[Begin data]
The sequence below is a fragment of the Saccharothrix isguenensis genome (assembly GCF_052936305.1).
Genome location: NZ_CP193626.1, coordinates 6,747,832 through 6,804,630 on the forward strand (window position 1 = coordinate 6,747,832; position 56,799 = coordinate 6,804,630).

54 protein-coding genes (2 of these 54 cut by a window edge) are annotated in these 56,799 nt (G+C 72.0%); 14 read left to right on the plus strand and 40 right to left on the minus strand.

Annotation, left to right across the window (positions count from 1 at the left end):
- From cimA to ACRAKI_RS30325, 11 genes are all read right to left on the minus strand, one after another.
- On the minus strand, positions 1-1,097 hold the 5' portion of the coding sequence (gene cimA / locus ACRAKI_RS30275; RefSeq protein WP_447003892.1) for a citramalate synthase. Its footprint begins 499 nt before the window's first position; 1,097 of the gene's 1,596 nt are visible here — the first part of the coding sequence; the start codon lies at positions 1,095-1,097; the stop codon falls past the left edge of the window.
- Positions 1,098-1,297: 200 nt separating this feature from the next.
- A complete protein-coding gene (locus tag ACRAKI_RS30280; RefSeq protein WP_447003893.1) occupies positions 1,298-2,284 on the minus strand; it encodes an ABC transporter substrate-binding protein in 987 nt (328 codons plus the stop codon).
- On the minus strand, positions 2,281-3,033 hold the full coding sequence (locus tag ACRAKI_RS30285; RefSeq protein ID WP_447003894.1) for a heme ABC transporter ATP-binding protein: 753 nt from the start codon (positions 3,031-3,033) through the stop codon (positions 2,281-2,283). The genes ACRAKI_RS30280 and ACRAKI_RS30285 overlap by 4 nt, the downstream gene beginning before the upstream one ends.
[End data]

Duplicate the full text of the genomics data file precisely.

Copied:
The sequence below is a fragment of the Saccharothrix isguenensis genome (assembly GCF_052936305.1).
Genome location: NZ_CP193626.1, coordinates 6,747,832 through 6,804,630 on the forward strand (window position 1 = coordinate 6,747,832; position 56,799 = coordinate 6,804,630).

54 protein-coding genes (2 of these 54 cut by a window edge) are annotated in these 56,799 nt (G+C 72.0%); 14 read left to right on the plus strand and 40 right to left on the minus strand.

Annotation, left to right across the window (positions count from 1 at the left end):
- From cimA to ACRAKI_RS30325, 11 genes are all read right to left on the minus strand, one after another.
- On the minus strand, positions 1-1,097 hold the 5' portion of the coding sequence (gene cimA / locus ACRAKI_RS30275; RefSeq protein WP_447003892.1) for a citramalate synthase. Its footprint begins 499 nt before the window's first position; 1,097 of the gene's 1,596 nt are visible here — the first part of the coding sequence; the start codon lies at positions 1,095-1,097; the stop codon falls past the left edge of the window.
- Positions 1,098-1,297: 200 nt separating this feature from the next.
- A complete protein-coding gene (locus tag ACRAKI_RS30280; RefSeq protein WP_447003893.1) occupies positions 1,298-2,284 on the minus strand; it encodes an ABC transporter substrate-binding protein in 987 nt (328 codons plus the stop codon).
- On the minus strand, positions 2,281-3,033 hold the full coding sequence (locus tag ACRAKI_RS30285; RefSeq protein ID WP_447003894.1) for a heme ABC transporter ATP-binding protein: 753 nt from the start codon (positions 3,031-3,033) through the stop codon (positions 2,281-2,283). The genes ACRAKI_RS30280 and ACRAKI_RS30285 overlap by 4 nt, the downstream gene beginning before the upstream one ends.